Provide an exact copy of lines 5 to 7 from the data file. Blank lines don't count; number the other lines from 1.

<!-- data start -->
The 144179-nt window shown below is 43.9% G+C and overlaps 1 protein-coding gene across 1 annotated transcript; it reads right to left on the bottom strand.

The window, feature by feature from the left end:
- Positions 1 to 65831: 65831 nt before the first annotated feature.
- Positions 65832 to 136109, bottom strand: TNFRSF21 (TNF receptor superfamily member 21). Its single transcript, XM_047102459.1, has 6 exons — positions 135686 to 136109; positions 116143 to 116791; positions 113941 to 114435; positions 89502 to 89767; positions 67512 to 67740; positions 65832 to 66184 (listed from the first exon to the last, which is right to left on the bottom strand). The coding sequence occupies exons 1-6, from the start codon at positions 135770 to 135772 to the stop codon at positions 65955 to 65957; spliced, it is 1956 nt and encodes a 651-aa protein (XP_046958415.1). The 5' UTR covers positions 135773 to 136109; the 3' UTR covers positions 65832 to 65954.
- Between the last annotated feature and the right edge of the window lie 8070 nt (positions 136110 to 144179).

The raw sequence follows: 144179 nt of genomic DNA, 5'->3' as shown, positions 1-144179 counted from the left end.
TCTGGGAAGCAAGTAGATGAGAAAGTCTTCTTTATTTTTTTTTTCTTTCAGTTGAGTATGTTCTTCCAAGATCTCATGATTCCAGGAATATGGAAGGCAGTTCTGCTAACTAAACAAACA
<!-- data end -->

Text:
- Between the last annotated feature and the right edge of the window lie 8070 nt (positions 136110 to 144179).

The raw sequence follows: 144179 nt of genomic DNA, 5'->3' as shown, positions 1-144179 counted from the left end.
TCTGGGAAGCAAGTAGATGAGAAAGTCTTCTTTATTTTTTTTTTCTTTCAGTTGAGTATGTTCTTCCAAGATCTCATGATTCCAGGAATATGGAAGGCAGTTCTGCTAACTAAACAAACA